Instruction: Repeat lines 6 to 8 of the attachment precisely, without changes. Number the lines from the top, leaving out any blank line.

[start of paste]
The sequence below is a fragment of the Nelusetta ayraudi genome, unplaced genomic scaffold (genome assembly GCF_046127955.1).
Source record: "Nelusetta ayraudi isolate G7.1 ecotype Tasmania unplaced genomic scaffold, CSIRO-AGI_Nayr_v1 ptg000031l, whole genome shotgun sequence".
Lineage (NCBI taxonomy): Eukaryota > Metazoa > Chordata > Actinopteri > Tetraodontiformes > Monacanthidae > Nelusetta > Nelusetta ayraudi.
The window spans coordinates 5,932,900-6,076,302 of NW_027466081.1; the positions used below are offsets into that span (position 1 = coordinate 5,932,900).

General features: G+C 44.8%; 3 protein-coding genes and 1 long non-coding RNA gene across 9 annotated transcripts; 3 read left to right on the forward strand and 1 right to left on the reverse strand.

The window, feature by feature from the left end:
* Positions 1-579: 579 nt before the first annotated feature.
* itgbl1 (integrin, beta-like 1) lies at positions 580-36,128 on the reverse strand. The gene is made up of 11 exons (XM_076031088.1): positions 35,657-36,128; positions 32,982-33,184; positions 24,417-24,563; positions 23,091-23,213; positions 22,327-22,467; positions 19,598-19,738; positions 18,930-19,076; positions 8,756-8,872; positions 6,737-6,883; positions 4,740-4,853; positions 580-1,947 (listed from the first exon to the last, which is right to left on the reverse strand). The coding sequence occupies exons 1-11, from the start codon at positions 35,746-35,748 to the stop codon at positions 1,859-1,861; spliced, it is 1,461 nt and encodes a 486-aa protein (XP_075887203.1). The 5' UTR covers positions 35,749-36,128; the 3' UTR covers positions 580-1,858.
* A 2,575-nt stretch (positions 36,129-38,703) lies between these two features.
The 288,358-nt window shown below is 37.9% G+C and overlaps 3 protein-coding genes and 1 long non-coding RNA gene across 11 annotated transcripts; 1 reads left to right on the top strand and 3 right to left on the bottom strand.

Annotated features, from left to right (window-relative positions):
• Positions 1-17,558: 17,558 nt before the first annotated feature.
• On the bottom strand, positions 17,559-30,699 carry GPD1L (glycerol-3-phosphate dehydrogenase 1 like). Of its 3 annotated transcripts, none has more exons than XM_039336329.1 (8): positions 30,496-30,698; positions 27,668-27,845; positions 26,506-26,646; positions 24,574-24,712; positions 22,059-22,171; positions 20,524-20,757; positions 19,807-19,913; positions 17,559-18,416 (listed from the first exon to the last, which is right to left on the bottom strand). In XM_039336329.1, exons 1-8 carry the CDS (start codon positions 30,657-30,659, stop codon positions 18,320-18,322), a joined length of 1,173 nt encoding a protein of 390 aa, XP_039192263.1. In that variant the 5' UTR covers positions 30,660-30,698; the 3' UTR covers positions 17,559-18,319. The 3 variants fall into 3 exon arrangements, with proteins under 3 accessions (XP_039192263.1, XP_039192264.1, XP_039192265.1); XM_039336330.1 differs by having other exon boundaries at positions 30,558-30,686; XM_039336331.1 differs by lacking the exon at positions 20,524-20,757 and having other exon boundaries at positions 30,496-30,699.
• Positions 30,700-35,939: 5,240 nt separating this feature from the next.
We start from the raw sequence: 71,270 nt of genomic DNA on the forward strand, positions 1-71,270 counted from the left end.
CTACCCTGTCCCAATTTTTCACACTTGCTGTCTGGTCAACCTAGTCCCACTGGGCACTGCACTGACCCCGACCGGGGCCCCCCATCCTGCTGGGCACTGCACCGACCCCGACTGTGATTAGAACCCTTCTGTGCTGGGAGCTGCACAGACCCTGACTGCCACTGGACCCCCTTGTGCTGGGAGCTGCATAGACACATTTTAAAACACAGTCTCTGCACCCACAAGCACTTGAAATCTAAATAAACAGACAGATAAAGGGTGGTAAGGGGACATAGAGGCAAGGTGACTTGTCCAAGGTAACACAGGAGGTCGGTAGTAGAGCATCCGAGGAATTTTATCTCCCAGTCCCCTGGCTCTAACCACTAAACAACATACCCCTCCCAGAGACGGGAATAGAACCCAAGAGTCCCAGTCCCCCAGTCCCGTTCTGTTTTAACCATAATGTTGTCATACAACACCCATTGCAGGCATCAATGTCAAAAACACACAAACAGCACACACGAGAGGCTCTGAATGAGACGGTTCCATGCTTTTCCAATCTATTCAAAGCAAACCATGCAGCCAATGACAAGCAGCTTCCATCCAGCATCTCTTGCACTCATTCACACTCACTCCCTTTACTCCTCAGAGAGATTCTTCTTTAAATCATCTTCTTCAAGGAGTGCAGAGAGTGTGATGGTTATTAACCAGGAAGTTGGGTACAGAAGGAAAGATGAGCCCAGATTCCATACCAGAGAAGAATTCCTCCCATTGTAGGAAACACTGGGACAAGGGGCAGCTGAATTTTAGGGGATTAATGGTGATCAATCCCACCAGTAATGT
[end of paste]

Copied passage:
The window, feature by feature from the left end:
* Positions 1-579: 579 nt before the first annotated feature.
* itgbl1 (integrin, beta-like 1) lies at positions 580-36,128 on the reverse strand. The gene is made up of 11 exons (XM_076031088.1): positions 35,657-36,128; positions 32,982-33,184; positions 24,417-24,563; positions 23,091-23,213; positions 22,327-22,467; positions 19,598-19,738; positions 18,930-19,076; positions 8,756-8,872; positions 6,737-6,883; positions 4,740-4,853; positions 580-1,947 (listed from the first exon to the last, which is right to left on the reverse strand). The coding sequence occupies exons 1-11, from the start codon at positions 35,746-35,748 to the stop codon at positions 1,859-1,861; spliced, it is 1,461 nt and encodes a 486-aa protein (XP_075887203.1). The 5' UTR covers positions 35,749-36,128; the 3' UTR covers positions 580-1,858.